“I want to make sure that people will understand there are a lot of sharks out there,” he said. “These boys in these suits and those nice ties — they aren’t looking out for you.”





Tips for investors

If you have a 401(k) or similar account, here are some things to consider as you near retirement:

•  Converting your account: Some employers allow you to keep your 401(k) after you retire, but many experts recommend moving your assets into an individual retirement account at a brokerage firm or a mutual fund company, where you probably would have more investment options. Any money withdrawn from a 401(k) is taxable at ordinary income tax rates unless it is reinvested in an IRA.

•  Getting help: Investment brokers and financial planners often charge commissions on the investments you select or take a percentage of your assets as their fee. You can hire a fee-only financial planner who charges by the hour. Know how you are paying and be aware that some advisors might recommend investments based on commissions they stand to earn.

•  Helping yourself: Investment advice is freely available online. The Times offers articles on its website under Investing 101 and Investing 201. Go to latimes.com/business and select Money Library. More can be found under Investor Tips & Tools. The nonprofit Investor Protection Trust has advice at http://www.investorprotection.org . The websites of NASD (www.nasd.com) and the Securities and Exchange Commission (www.sec.gov) are useful.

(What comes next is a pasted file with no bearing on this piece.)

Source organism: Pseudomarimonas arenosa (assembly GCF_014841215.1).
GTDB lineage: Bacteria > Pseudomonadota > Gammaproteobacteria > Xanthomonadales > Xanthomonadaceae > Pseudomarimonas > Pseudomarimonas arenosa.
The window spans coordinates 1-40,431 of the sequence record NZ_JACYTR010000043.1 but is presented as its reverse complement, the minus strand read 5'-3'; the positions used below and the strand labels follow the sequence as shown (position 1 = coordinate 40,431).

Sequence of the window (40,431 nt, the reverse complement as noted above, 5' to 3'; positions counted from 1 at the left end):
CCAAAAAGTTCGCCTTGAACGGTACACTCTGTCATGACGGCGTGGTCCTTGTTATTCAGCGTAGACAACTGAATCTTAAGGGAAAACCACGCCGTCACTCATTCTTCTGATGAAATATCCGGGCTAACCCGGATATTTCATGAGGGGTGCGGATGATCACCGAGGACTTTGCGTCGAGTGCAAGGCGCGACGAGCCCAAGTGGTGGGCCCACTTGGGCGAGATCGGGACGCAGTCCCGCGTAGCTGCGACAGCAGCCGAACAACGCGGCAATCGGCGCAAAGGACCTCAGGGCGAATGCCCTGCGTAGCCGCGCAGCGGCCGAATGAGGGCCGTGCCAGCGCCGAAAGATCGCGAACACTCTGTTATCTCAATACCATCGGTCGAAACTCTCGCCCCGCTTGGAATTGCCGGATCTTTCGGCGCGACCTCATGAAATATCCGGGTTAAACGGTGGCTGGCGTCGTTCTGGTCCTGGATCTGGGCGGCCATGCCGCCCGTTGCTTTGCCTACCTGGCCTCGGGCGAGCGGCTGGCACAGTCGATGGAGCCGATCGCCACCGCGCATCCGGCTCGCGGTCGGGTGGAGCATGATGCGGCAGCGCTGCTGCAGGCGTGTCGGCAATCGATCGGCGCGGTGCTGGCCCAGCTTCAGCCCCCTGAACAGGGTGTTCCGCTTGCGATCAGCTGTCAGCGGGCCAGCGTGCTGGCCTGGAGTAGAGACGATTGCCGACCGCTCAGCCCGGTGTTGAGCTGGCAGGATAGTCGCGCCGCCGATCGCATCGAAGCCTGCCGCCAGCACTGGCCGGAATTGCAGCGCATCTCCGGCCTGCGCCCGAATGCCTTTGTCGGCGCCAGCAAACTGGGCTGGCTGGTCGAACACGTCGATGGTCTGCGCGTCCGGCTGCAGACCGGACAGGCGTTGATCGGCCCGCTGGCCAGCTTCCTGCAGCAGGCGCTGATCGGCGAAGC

•  Allocating assets: Your portfolio should be weighted more toward bonds and less toward stocks as you get older. One rule of thumb: Subtract your age from 100 and put that percentage in stocks. For a 60-year-old, that would be 40% in stocks and 60% in bonds. With people living longer, some advisors say this formula is too conservative. Review your situation, perhaps with an advisor, to determine the right mix.

•  Withdrawals: Many experts recommend that retirees take out no more than 4% to 5% of their savings annually so they don’t outlive their nest eggs. This can vary, depending on individual circumstances.

Source: Times research



Know your broker

Resources for checking on investment brokers:

•  NASD, the brokerage industry’s self-regulatory organization, has information on more than 660,000 brokers and 5,000 investment firms, including disciplinary actions, customer complaints and criminal charges. Go to the websites http://www.nasdbrokercheck.com orhttp://www.nasd.com or call the toll-free BrokerCheck hotline at (800) 289-9999.

•  For information from the

Securities and Exchange Commission, visit the website

http://www.adviserinfo.sec.gov or go to http://www.sec.gov and select Investor Information.

•  For background on brokers in California, call the Department of Corporations toll-free at (866) 275-2677. The agency’s website, http://www.corp.ca.gov , also provides links to relevant NASD and SEC Web pages.